An Elgin police officer was put on leave after he was accused of posting on Facebook that a Missouri police officer "did society a favor" when he shot and killed unarmed teenager Michael Brown last month.
The Elgin Police Department and the city's office of professional standards are conducting an investigation regarding officer Jason A. Lentz, 40, who was placed on paid administrative leave Aug. 21, Deputy Chief Bill Wolf said.
Records obtained through a Freedom of Information Act request show a police department sergeant read the post, which said, "Hmmm ... innocent victim my (expletive). Did society a favor," on Aug. 15, shortly after it was posted under Lentz's Facebook account.
The post also included a link to video surveillance footage that the Ferguson, Missouri, police department said showed Brown stealing from a store before he was killed Aug. 9.
The Elgin sergeant who read the post informed command staff members, and Lentz was asked to remove the post.
"This demonstrates that Elgin's police officers are immediately reporting conduct that is inconsistent with the department's policies and values," Wolf said.
Before-and-after screen shots taken Aug. 15 by the police department show Lentz only changed the original post to "Hmmm ..."
Command staff members then searched Lentz's Facebook account on Aug. 21, records show, and took screen shots of 10 more Facebook posts dating back to August 2013 that appear to have racial connotations.
"The city's action in placing Lentz on administrative leave pending a full investigation is indicative of the seriousness of the impropriety the city is ascribing to Lentz's Facebook posts," City Manager Sean Stegall said.
The department implemented a social media policy in November requiring professionalism. There have been no other cases of disciplinary action related to police officers making inappropriate comments on social media, Stegall said.
Lentz's attorney, Timothy D. O'Neil, said his client hasn't been told what the charges are. However, records show Lentz signed a notification of charges Aug. 26.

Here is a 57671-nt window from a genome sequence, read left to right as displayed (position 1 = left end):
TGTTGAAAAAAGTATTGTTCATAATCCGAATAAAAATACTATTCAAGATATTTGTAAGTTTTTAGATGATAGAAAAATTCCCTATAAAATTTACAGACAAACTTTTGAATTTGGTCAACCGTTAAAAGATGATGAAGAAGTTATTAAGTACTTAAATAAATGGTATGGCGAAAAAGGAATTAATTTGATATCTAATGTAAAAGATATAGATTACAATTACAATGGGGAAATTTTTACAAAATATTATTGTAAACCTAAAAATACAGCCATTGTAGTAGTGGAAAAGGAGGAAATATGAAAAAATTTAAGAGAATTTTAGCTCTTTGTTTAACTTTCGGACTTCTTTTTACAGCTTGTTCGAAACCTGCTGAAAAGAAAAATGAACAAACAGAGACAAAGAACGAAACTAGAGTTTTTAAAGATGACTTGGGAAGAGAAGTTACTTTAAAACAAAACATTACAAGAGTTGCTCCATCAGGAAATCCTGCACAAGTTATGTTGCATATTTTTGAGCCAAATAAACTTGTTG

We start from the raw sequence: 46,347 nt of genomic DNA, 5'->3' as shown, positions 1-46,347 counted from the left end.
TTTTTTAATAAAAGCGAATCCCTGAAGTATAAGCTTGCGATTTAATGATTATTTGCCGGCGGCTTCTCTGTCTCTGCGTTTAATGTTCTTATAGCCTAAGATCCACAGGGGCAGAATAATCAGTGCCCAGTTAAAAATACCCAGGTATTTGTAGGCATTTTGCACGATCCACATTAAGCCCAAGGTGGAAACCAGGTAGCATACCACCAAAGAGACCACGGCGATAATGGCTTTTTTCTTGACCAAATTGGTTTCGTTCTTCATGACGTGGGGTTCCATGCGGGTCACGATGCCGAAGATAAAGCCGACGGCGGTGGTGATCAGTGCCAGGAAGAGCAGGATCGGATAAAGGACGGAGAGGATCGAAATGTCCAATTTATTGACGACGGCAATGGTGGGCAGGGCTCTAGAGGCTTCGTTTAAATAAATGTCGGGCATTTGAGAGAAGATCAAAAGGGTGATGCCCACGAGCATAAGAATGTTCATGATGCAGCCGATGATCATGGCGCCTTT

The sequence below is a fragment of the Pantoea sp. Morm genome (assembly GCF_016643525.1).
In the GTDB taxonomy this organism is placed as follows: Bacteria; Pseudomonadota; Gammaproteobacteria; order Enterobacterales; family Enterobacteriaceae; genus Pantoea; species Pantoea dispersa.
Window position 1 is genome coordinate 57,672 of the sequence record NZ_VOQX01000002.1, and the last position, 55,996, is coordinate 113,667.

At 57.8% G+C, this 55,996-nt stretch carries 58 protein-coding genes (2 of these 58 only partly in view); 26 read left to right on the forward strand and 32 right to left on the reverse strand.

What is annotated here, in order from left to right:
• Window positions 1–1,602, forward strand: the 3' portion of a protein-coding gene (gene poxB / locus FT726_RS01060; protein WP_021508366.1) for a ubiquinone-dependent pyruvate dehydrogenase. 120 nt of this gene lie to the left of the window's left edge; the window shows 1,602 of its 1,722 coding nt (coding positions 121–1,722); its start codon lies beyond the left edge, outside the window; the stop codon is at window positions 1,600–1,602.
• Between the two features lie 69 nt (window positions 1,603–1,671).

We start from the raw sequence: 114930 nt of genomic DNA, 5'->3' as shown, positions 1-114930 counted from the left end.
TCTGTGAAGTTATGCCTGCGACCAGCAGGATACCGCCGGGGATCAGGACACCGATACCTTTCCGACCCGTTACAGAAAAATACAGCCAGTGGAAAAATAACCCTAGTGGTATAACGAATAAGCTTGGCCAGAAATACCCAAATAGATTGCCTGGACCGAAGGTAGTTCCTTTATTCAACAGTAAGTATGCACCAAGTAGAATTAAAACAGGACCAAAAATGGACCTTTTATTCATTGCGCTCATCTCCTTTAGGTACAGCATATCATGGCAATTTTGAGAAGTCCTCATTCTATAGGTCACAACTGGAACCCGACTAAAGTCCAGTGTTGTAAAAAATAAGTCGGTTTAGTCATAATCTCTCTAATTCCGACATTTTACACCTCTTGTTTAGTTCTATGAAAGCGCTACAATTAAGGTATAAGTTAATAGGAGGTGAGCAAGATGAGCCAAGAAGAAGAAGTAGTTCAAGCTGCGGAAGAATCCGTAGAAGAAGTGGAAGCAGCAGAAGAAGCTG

"We are appalled that the press knows," O'Neil said, arguing that ongoing investigations are not susceptible to FOIA requests. "I will strongly advise my client to sue the city."
O'Neil also questioned why personal Facebook posts would be subject to disciplinary action. "What happened to the First Amendment?" he said.
Records show an Aug. 17 post by Lentz said: "Appears to be the enemy within," above a photo of Capt. Ron Johnson of the Missouri State Highway Patrol posing next to another man, with both making an upside down OK sign with their hands. Both men are black. The Washington Post reported Aug. 20 that the sign represents Kappa Alpha Psi, a black fraternity.
A July 7 post about relatives of a black man charged with the murder of a police officer in Indianapolis said: "If your kid wasn't a (expletive) bag that officer would still be alive," records show.
A November 2013 post lauded a parent's decision to keep a child from school on Veterans Day, pointing out children don't go to school on Martin Luther King Jr. Day, records show.
An August 2013 post about a police training class canceled in Lombard after protests from a Muslim civil liberties group said: "Hmmm ... another way to thwart law enforcement efforts from learning about threats to our cities and nation. Again we are falling prey to political correctness," records show.
Lentz was put on leave as soon as Wolf and Chief Jeff Swoboda were informed about the allegations, Wolf said. "We hope to have (the investigation) wrapped up in the next few weeks," Wolf said.
Lentz has yet to be questioned, officials said. The investigation follows the procedures of the Uniform Peace Officers Disciplinary Act, Elgin Assistant City Manager Rick Kozal said.
This isn't the first time Lentz got in trouble because of a Facebook post.
He got a two-day suspension in May after he falsely stated on Facebook that the police department fabricated calls for service, records show.
Records also show Lentz has been disciplined several times since he was hired in January 1997.
He received a three-day suspension in 2001 after he violated procedures by calling in a phony traffic stop and canceling it, and then making disparaging comments about a supervisor.
In 2010, he got an oral reprimand after he was found to be at fault in a squad car crash.
Also in 2010, he got a written reprimand after he responded to a call about a battery complaint on a school bus and yelled and used profanity directed at the high school students.
In 2011, he got a one-day suspension after he failed to appear as a witness in court.
In 2012, he got a one-day suspension after he sent "an inappropriate email" to the police department.